An inquiry looking into the death of former FSB (the Russian Federal Security Service) spy Alexander Litvinenko has found that a possible motive for the assassination was Litvinenko’s constant accusations that Putin sexually abused children.
According to the report, Litvinenko was killed by two Russian agents who slipped radioactive polonium-210 into his tea at a London hotel. Nearly a decade later, former British judge Sir Robert Owen released a 300-page report detailing the events leading up to the assassination and the level of Russia’s government involvement.
Owen said he found an article published on the Chechenpress website in July 2006, four months before Litvinenko’s poisoning, recounting an alleged meeting between Putin and a boy “aged four or five” in a square near the Kremlin.
— The Telegraph (@Telegraph) January 21, 2016
The former Russian spy, who later joined MI6, wrote that “[Putin] was a pedophile” and a picture of the president kissing the stomach of a young boy near the Kremlin was the evidence.
“Putin kneeled, lifted the boy’s T-shirt and kissed his stomach,” Litvinenko wrote. “Nobody can understand why the Russian president did such a strange thing as kissing the stomach of an unfamiliar small boy.”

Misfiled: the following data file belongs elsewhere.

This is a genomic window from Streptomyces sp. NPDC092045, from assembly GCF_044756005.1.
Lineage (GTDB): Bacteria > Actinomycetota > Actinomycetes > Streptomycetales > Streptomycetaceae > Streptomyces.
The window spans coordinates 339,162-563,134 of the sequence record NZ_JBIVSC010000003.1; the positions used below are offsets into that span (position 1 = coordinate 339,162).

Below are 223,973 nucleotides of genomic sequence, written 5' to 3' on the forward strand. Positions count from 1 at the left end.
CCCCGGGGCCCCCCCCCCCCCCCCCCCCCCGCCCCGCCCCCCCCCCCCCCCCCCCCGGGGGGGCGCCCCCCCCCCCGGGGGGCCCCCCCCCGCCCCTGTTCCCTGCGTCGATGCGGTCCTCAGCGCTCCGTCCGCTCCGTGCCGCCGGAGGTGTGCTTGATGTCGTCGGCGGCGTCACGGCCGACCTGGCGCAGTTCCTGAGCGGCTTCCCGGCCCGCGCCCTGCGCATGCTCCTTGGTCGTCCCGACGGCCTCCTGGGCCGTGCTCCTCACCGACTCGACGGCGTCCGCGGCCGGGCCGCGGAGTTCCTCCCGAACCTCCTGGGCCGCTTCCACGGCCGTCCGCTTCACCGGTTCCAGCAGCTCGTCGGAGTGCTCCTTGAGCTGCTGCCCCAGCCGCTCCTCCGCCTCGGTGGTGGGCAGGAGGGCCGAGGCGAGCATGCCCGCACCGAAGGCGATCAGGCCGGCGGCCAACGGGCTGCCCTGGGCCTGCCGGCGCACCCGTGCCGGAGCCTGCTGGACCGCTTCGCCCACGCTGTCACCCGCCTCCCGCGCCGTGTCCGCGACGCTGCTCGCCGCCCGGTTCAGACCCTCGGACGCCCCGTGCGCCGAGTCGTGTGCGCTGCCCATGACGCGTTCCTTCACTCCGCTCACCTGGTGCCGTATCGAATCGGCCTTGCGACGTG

Litvinenko also claims that there were “blank spots” in Putin’s career that could be explained by his superiors’ alleged knowledge of the Russian leader’s secret.
According to the Independent, Litvinenko claimed the Russian President had found “videotapes in the FSB Internal Security directorate, which showed him making sex with some underage boys” that he later hid or destroyed.
“It hardly needs saying that the allegations made by Mr Litvinenko against President Putin in this article were of the most serious nature,” Owen said. “Could they have had any connection with his death?”
Owen believes that there is a “strong probability” that the Russian secret service directed the killing, and it was “probably approved” by Putin. He also said there were several reasons why the Russian state may have wanted to kill Litvinenko.
“There was undoubtedly a personal dimension to the antagonism between Mr Litvinenko on the one hand and President Putin on the other,” Owen said.
Moscow officials have always denied any involvement in Litvinenko’s death and have dismissed Owen’s report as “politically motivated.” Russia also warns that the inquiry will overshadow relations with the UK.
“We would like to note that Russia’s position on this issue remains unchanged and is well known…there was no reason to expect the final report of a politically engaged and highly opaque process to be objective and impartial,” said a Kremlin spokesman.
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